afflict


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af·flict

 (ə-flĭkt′)
tr.v. af·flict·ed, af·flict·ing, af·flicts
To cause grievous physical or mental suffering to.

[Middle English afflighten, from afflight, disturbed, frightened, from Latin afflīctum, past participle of afflīgere, to cast down : ad-, ad- + flīgere, to strike.]

af·flict′er n.
af·flic′tive adj.
af·flic′tive·ly adv.
Synonyms: afflict, agonize, rack1, torment, torture
These verbs mean to bring great harm or suffering to someone: afflicted with severe arthritis; agonized to see her suffering; racked with guilt; tormented by migraine headaches; tortured by painful memories.

afflict

(əˈflɪkt)
vb
(tr) to cause suffering or unhappiness to; distress greatly
[C14: from Latin afflictus, past participle of afflīgere to knock against, from flīgere to knock, to strike]
afˈflictive adj

af•flict

(əˈflɪkt)

v.t.
1. to distress with mental or bodily pain; trouble grievously: to be afflicted with arthritis.
2. Obs.
a. to overthrow; defeat.
b. to humble.
[1350–1400; Middle English < Latin afflīctus, past participle of afflīgere to knock down, destroy, distress =af- af- + flīgere to strike down]
af•flict′ed•ness, n.
af•flict′er, n.

afflict


Past participle: afflicted
Gerund: afflicting

Imperative
afflict
afflict
Present
I afflict
you afflict
he/she/it afflicts
we afflict
you afflict
they afflict
Preterite
I afflicted
you afflicted
he/she/it afflicted
we afflicted
you afflicted
they afflicted
Present Continuous
I am afflicting
you are afflicting
he/she/it is afflicting
we are afflicting
you are afflicting
they are afflicting
Present Perfect
I have afflicted
you have afflicted
he/she/it has afflicted
we have afflicted
you have afflicted
they have afflicted
Past Continuous
I was afflicting
you were afflicting
he/she/it was afflicting
we were afflicting
you were afflicting
they were afflicting
Past Perfect
I had afflicted
you had afflicted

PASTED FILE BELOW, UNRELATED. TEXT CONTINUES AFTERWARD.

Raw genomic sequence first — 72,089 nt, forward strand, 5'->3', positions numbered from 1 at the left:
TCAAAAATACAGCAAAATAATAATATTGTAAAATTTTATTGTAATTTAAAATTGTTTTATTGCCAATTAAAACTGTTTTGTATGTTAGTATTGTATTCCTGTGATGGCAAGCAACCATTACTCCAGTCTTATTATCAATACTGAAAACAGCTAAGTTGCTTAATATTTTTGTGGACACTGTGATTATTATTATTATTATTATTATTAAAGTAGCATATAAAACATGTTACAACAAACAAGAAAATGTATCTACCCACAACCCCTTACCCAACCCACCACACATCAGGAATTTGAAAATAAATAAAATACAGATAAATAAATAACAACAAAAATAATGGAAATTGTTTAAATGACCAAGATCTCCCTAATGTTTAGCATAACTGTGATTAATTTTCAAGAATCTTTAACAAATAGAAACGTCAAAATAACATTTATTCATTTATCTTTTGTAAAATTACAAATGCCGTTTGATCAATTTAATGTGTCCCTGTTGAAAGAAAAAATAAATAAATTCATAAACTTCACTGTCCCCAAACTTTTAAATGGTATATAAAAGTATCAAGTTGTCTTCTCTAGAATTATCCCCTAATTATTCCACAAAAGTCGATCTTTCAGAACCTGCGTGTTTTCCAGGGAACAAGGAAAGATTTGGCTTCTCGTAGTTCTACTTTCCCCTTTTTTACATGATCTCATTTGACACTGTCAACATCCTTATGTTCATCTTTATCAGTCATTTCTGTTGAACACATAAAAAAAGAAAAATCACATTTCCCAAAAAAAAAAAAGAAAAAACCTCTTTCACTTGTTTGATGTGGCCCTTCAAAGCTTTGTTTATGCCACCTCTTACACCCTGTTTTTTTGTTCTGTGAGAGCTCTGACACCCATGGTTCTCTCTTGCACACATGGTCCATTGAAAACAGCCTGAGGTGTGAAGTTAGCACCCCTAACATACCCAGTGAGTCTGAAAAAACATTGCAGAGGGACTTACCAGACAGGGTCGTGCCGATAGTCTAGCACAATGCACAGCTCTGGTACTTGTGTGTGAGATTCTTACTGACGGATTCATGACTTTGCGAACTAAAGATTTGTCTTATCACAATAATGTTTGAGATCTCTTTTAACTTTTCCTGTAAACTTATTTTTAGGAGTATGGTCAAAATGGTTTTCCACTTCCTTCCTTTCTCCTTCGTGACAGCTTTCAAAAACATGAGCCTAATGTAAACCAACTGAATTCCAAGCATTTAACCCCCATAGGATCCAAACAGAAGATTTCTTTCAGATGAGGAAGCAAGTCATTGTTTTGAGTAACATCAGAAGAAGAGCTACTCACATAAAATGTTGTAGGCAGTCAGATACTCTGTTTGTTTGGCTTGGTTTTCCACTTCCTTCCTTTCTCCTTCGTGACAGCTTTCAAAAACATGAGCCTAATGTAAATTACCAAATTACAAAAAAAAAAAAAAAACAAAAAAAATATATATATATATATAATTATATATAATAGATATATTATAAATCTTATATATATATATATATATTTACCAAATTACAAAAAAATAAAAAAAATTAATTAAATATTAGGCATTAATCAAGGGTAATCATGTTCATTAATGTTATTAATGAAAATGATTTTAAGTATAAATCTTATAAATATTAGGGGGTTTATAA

he/she/it had afflicted
we had afflicted
you had afflicted
they had afflicted
Future
I will afflict
you will afflict
he/she/it will afflict
we will afflict
you will afflict
they will afflict
Future Perfect
I will have afflicted
you will have afflicted
he/she/it will have afflicted
we will have afflicted
you will have afflicted
they will have afflicted
Future Continuous
I will be afflicting
you will be afflicting
he/she/it will be afflicting
we will be afflicting
you will be afflicting
they will be afflicting
Present Perfect Continuous
I have been afflicting
you have been afflicting
he/she/it has been afflicting
we have been afflicting
you have been afflicting
they have been afflicting
Future Perfect Continuous
I will have been afflicting
you will have been afflicting
he/she/it will have been afflicting
we will have been afflicting
you will have been afflicting
they will have been afflicting
Past Perfect Continuous
I had been afflicting
you had been afflicting
he/she/it had been afflicting
we had been afflicting
you had been afflicting
they had been afflicting
Conditional
I would afflict
you would afflict
he/she/it would afflict
we would afflict
you would afflict
they would afflict
Past Conditional
I would have afflicted
you would have afflicted
he/she/it would have afflicted
we would have afflicted
you would have afflicted
they would have afflicted
ThesaurusAntonymsRelated WordsSynonymsLegend:
Verb1.afflict - cause great unhappiness forafflict - cause great unhappiness for; distress; "she was afflicted by the death of her parents"
discomfit, discompose, untune, upset, disconcert - cause to lose one's composure
aggrieve, grieve - cause to feel sorrow; "his behavior grieves his mother"
tribulate - oppress or trouble greatly
strain, stress, try - test the limits of; "You are trying my patience!"
2.afflict - cause physical pain or suffering in; "afflict with the plague"
damage - inflict damage upon; "The snow damaged the roof"; "She damaged the car when she hit the tree"
visit - assail; "He was visited with a terrible illness that killed him quickly"
blight, plague - cause to suffer a blight; "Too much rain may blight the garden with mold"

afflict